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How to stomach children's programming

As the mother of an almost-two year old, I find my living room reverberating with the sweet melody of Barney's Don Knott-esque voice, by O the Owl's inability to relate to people outside of a book, and and by Husband's rants that the gang at Chuggington Station are all so useless that they should be sent to the junkyard and made into razor blades.

And seeing as Lorelai started walking at 10 months, sometimes the only time I'm guaranteed not to have to run interference between her and the giant butcher knife she likes to grab off the counter and wield at her t̶e̶r̶r̶i̶f̶i̶e̶d̶ loving parents is when she's staring at our old ass tv with dead eyes. #motheroftheyear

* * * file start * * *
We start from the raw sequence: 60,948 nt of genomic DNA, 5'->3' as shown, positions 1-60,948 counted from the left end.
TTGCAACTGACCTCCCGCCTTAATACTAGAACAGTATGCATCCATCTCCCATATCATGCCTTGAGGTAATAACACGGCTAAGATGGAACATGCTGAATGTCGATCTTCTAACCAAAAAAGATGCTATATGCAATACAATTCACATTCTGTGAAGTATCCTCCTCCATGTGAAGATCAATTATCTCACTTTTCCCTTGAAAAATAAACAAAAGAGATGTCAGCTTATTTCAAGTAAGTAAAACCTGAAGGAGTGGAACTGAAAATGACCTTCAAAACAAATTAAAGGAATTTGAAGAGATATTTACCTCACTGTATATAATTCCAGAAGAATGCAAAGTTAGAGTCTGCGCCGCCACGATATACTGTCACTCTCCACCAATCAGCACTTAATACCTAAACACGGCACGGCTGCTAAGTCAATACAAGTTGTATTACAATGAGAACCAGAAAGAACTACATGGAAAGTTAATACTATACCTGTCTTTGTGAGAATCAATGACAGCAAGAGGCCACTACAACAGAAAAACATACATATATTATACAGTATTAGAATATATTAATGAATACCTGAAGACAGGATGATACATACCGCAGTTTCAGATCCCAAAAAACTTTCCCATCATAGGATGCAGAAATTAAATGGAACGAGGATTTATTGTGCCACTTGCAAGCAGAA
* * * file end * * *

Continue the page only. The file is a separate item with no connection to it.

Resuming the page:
Those few precious moments might be the only time I get to read during the day (not counting the 3 paragraphs I can normally manage before I l̶o̶s̶e̶ ̶c̶o̶n̶s̶c̶i̶o̶u̶s̶n̶e̶s̶s̶ fall asleep at night). They are special to me. But so as to make myself feel better about not being a helicopter mom (how DARE I have interests and hobbies outside of my child?! The Pinterest Gods shall smite me!), maybe I can start reading books related to Lorelai's viewing experience. I consider it a bonding experience. Forget those silly Mommy & Me classes.

Here are a few ideas:

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